In honour of Anti-Bullying Day on February 26th, I am writing to advance what – on its face – should be a simple proposition.
No one has the “right” to be mean.
Let’s move beyond the technicalities surrounding the definitions of “bullying” and “harassment” and focus on this very simple, very basic, very human concept.
No one has the “right” to be mean.
I say this because in every school, organization and workplace, there are those who do not see themselves as “bullies”. They have an “idea” about what a bully “looks like” – and they do not see themselves as fitting within that “image”.
Some of these folks have anti-bullying posters/buttons on their office doors or in their workplace cubicles, encourage the wearing of pink shirts on anti-bullying day and say all of the “right things” when it comes to building a respectful workplace environment.
However, in “real life”, away from the job fairs, school assemblies and anti-bullying campaigns, these very same people are pervasively and persistently feared by many who work or study with them.
The reason for the “fear” is rooted in a history of “hurtful” encounters – those that involve silencing of colleagues/peers at meetings, mocking others’ ideas/commentary, conveying messages through sarcasm/ridicule (often under the guise of “humour”), demeaning others’ work or personalities, admonishing, attacking or isolating others whose views, work practices or communication styles differ from theirs … the list goes on.
The human impact of these behaviours is heart-wrenching. There are folks out there, men and women, young and old, from academics to senior managers to health care professionals to tradespeople to administratieve assistants, who are physically sick to their stomachs each morning at the thought of working with coworkers who “freeze them out” or make fun of them on an almost daily basis, in the name of “team spirit”; employees who avoid lunchrooms, staff functions or business conferences so they won’t be professionally or personally humiliated or drawn into the humiliation of others; brilliant individuals who shy away from sharing their ideas with colleagues or senior management because of the way they are treated by those who feel “threatened” by their input.
The organizational impact of this behaviour is costly at many levels: “mean behaviour” is associated with significant turnover, transfers, sick leave, associated overtime as a result of departures/absences, disability claims, and increased litigation through grievances and complaints rooted in the “mean behaviour”.
What is even more perplexing and concerning than the the “epidemic of mean” itself is the ongoing attempt by many to justify their “mean behaviour”. I call it “looking for the loophole to kindness”.
This “justification” can take many different forms.
Sometimes, the “right to be mean” is associated with personal status, position or achievements within a particular organization.
- I am the CEO/Executive Director/CAO;
- I am the President of the Board, Union, Society;
- I am a senior leader/manager;
- I am a shop steward;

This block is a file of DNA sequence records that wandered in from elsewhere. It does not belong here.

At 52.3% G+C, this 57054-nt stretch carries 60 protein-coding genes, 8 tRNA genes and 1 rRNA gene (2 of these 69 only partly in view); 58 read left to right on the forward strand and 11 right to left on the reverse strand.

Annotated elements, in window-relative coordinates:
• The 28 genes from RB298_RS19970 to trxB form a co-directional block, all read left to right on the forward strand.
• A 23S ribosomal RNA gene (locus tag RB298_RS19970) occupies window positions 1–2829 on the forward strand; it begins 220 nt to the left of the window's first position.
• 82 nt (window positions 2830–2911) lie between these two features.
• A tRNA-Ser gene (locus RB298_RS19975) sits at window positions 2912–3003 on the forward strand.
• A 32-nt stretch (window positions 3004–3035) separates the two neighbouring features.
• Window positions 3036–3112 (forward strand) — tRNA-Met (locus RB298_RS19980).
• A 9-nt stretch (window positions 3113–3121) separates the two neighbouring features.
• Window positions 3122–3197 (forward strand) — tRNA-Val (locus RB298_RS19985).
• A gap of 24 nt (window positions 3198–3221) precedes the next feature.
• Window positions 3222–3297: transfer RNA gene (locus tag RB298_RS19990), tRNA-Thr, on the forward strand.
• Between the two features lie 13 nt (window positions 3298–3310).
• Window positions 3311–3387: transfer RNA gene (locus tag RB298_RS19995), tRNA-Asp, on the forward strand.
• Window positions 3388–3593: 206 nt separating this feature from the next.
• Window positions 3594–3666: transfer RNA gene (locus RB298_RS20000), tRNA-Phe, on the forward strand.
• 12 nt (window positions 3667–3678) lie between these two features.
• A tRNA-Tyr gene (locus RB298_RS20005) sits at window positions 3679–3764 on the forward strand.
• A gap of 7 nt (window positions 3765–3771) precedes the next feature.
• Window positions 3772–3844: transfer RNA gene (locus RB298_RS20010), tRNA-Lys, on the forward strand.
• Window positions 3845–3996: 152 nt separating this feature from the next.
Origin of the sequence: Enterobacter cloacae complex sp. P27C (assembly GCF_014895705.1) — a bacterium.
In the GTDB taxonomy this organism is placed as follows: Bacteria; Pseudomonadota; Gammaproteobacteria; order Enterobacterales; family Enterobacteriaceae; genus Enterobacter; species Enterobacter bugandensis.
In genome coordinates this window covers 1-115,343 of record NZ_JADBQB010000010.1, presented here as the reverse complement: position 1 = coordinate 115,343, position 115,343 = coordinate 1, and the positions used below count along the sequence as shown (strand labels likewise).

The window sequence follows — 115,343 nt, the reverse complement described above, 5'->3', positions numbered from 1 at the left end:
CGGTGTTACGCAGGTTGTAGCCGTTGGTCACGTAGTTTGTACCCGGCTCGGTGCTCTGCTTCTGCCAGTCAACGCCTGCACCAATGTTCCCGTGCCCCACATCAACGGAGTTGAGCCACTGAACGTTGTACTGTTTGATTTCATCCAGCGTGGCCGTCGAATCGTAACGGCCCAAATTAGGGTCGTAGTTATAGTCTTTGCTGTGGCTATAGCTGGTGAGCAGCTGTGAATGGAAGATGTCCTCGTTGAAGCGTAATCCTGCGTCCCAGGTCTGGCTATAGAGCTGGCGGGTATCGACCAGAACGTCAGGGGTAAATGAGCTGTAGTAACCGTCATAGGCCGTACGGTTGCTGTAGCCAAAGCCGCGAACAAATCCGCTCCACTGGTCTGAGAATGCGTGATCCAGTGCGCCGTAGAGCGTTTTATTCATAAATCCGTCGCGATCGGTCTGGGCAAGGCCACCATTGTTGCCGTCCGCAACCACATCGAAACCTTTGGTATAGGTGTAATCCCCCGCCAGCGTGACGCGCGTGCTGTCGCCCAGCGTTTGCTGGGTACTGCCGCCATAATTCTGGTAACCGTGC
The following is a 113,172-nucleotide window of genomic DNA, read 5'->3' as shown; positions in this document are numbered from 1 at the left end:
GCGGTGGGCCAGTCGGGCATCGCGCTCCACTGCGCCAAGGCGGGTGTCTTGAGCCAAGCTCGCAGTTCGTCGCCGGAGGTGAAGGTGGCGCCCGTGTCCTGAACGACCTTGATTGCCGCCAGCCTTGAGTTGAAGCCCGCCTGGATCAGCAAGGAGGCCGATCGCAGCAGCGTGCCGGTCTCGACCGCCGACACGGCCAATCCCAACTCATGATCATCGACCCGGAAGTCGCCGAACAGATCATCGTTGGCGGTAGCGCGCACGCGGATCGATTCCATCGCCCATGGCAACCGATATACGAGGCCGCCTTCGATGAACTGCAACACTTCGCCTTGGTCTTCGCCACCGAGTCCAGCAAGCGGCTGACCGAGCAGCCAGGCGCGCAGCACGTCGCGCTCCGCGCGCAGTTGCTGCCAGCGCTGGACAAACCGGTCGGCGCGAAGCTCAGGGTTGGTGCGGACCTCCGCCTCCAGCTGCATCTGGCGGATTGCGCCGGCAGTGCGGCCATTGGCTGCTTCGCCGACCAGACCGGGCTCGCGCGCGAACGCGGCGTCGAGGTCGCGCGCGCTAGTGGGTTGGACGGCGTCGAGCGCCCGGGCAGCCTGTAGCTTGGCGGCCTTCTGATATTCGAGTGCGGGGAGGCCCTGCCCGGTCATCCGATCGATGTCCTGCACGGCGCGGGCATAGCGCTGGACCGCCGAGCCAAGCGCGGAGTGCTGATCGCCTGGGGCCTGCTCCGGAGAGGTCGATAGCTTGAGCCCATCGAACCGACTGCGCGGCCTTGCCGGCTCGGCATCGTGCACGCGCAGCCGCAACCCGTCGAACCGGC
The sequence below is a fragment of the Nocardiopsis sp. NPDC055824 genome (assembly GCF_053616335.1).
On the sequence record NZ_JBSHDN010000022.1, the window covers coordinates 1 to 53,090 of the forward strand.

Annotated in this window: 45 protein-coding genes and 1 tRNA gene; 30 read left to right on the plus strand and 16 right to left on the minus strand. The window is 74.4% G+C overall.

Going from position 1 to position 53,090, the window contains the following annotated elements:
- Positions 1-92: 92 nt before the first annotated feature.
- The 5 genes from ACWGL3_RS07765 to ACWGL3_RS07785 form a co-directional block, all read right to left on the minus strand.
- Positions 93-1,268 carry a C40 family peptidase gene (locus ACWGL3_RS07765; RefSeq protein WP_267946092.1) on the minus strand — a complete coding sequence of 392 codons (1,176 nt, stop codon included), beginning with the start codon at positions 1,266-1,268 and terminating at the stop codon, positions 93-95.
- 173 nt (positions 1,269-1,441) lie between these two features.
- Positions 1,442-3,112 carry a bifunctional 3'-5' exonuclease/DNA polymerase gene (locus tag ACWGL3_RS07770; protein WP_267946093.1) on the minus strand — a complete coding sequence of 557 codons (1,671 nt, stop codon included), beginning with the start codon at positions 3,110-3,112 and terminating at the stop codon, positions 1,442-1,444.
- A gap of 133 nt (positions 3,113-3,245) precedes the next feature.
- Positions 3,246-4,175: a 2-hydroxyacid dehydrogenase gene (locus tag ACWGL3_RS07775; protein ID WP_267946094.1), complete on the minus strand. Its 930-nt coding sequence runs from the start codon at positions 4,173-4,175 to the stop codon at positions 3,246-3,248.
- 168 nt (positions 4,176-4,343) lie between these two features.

- I am an elected official;
- I have more seniority;
- I am the leading expert in my field;
- I am the only one who holds this ticket/certification;
- I have tenure;
- I have “professional autonomy”; or
- I am the top producer/best performer.
This implies, of course, that as a result, they have “licence” to act as they desire within the organization.
Sometimes, the excuses are based on the history or culture of the organization such as:
- This is how we do things in this industry/profession/office;
- This is how we have operated for the last 50 years and nothing is going to change; or
- This isn’t headquarters … or the head office … or City Hall … or the Lower Mainland – we do things differently here.
And often, the excuses are very personal in nature:
- I am going through personal /family issues;
- I am overworked;
- I am just “passionate”;
- I am stressed out (e.g. “it is budget-time”);
- We have deadlines to meet;
- The other person was rude/disrespectful (i.e. “he/she started it”); or
- This is “how I am”.
The list goes on and on.
None of the “excuses” set out above translate into a legal entitlement to be mean to others – that is, none will act as a legal defence to a claim for damages, constructive dismissal, harassment, human rights violations, Worksafe BC claims, mental distress or otherwise that is rooted in the mean behaviour.
More importantly, none of these “excuses” are required to justify mean behaviour because mean behaviour is unnecessary in order to achieve organizational success.
Leaders can demand excellent performance from employees or students, without being mean.
Leaders can communicate clear, firm standards regarding employees’ behaviour (including employee disrespect, insubordination and otherwise) and hold employees accountable when they fail to meet these standards, without being mean.
Leaders can investigate, discipline, demote, transfer and terminate employees, without being mean.
Colleagues can vigorously disagree and meaningfully debate with each other, on their competing philosophies and ideas or in relation to organizational policies and procedures, at workplaces and on Boards, joint union-employer committees, collective bargaining committees, occupational health and safety committees and otherwise … without being mean.
In fact, organizational excellence, true employee engagement and resulting profitability will come a lot sooner in the “absence of mean”.
Simply put, there is no legal or operational justification for the apparent “need” or “right” to be mean.
So, from this point forward, let’s stop enabling and excusing the inexcusable and commit to putting an end to mean behaviour.
Perhaps you could begin the conversation with the following …
“No one has the right to be mean”.